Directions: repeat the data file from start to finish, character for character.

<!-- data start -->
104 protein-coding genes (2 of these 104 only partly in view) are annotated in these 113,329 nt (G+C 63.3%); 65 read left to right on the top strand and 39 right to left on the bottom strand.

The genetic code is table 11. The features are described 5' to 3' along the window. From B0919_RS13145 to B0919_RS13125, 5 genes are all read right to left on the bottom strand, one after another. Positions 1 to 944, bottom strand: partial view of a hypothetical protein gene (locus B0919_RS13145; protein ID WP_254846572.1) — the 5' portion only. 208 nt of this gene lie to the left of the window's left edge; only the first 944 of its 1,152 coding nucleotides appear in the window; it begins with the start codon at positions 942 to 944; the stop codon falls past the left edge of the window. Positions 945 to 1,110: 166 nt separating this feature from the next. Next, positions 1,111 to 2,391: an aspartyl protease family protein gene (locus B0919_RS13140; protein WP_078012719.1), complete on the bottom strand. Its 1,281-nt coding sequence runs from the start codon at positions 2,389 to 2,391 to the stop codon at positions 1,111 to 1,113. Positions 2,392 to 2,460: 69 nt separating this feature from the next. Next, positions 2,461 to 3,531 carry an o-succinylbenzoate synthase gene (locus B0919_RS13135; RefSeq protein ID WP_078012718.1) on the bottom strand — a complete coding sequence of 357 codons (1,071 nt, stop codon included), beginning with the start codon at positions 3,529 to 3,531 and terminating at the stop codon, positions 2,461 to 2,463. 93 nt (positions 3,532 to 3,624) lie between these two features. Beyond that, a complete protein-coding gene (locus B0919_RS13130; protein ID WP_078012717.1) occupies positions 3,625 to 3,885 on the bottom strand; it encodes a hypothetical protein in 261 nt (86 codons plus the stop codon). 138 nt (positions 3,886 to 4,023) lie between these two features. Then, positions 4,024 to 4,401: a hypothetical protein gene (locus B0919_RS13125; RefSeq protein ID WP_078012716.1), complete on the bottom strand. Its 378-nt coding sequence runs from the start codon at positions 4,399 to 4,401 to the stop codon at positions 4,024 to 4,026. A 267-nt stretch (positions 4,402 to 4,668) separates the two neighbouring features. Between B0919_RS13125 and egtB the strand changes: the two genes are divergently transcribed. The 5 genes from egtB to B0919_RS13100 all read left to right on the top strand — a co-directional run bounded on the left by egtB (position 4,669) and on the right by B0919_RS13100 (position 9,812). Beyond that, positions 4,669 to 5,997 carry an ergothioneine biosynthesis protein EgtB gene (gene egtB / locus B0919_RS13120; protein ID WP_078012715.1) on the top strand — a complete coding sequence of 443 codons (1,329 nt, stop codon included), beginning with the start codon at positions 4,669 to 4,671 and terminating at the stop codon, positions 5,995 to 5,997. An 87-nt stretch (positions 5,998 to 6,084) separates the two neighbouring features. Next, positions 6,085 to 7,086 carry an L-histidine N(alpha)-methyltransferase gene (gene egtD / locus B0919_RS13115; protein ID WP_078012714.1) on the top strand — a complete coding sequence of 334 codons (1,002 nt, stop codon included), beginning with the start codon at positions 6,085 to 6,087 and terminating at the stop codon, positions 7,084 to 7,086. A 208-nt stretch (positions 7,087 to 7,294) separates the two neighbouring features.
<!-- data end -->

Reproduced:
104 protein-coding genes (2 of these 104 only partly in view) are annotated in these 113,329 nt (G+C 63.3%); 65 read left to right on the top strand and 39 right to left on the bottom strand.

The genetic code is table 11. The features are described 5' to 3' along the window. From B0919_RS13145 to B0919_RS13125, 5 genes are all read right to left on the bottom strand, one after another. Positions 1 to 944, bottom strand: partial view of a hypothetical protein gene (locus B0919_RS13145; protein ID WP_254846572.1) — the 5' portion only. 208 nt of this gene lie to the left of the window's left edge; only the first 944 of its 1,152 coding nucleotides appear in the window; it begins with the start codon at positions 942 to 944; the stop codon falls past the left edge of the window. Positions 945 to 1,110: 166 nt separating this feature from the next. Next, positions 1,111 to 2,391: an aspartyl protease family protein gene (locus B0919_RS13140; protein WP_078012719.1), complete on the bottom strand. Its 1,281-nt coding sequence runs from the start codon at positions 2,389 to 2,391 to the stop codon at positions 1,111 to 1,113. Positions 2,392 to 2,460: 69 nt separating this feature from the next. Next, positions 2,461 to 3,531 carry an o-succinylbenzoate synthase gene (locus B0919_RS13135; RefSeq protein ID WP_078012718.1) on the bottom strand — a complete coding sequence of 357 codons (1,071 nt, stop codon included), beginning with the start codon at positions 3,529 to 3,531 and terminating at the stop codon, positions 2,461 to 2,463. 93 nt (positions 3,532 to 3,624) lie between these two features. Beyond that, a complete protein-coding gene (locus B0919_RS13130; protein ID WP_078012717.1) occupies positions 3,625 to 3,885 on the bottom strand; it encodes a hypothetical protein in 261 nt (86 codons plus the stop codon). 138 nt (positions 3,886 to 4,023) lie between these two features. Then, positions 4,024 to 4,401: a hypothetical protein gene (locus B0919_RS13125; RefSeq protein ID WP_078012716.1), complete on the bottom strand. Its 378-nt coding sequence runs from the start codon at positions 4,399 to 4,401 to the stop codon at positions 4,024 to 4,026. A 267-nt stretch (positions 4,402 to 4,668) separates the two neighbouring features. Between B0919_RS13125 and egtB the strand changes: the two genes are divergently transcribed. The 5 genes from egtB to B0919_RS13100 all read left to right on the top strand — a co-directional run bounded on the left by egtB (position 4,669) and on the right by B0919_RS13100 (position 9,812). Beyond that, positions 4,669 to 5,997 carry an ergothioneine biosynthesis protein EgtB gene (gene egtB / locus B0919_RS13120; protein ID WP_078012715.1) on the top strand — a complete coding sequence of 443 codons (1,329 nt, stop codon included), beginning with the start codon at positions 4,669 to 4,671 and terminating at the stop codon, positions 5,995 to 5,997. An 87-nt stretch (positions 5,998 to 6,084) separates the two neighbouring features. Next, positions 6,085 to 7,086 carry an L-histidine N(alpha)-methyltransferase gene (gene egtD / locus B0919_RS13115; protein ID WP_078012714.1) on the top strand — a complete coding sequence of 334 codons (1,002 nt, stop codon included), beginning with the start codon at positions 6,085 to 6,087 and terminating at the stop codon, positions 7,084 to 7,086. A 208-nt stretch (positions 7,087 to 7,294) separates the two neighbouring features.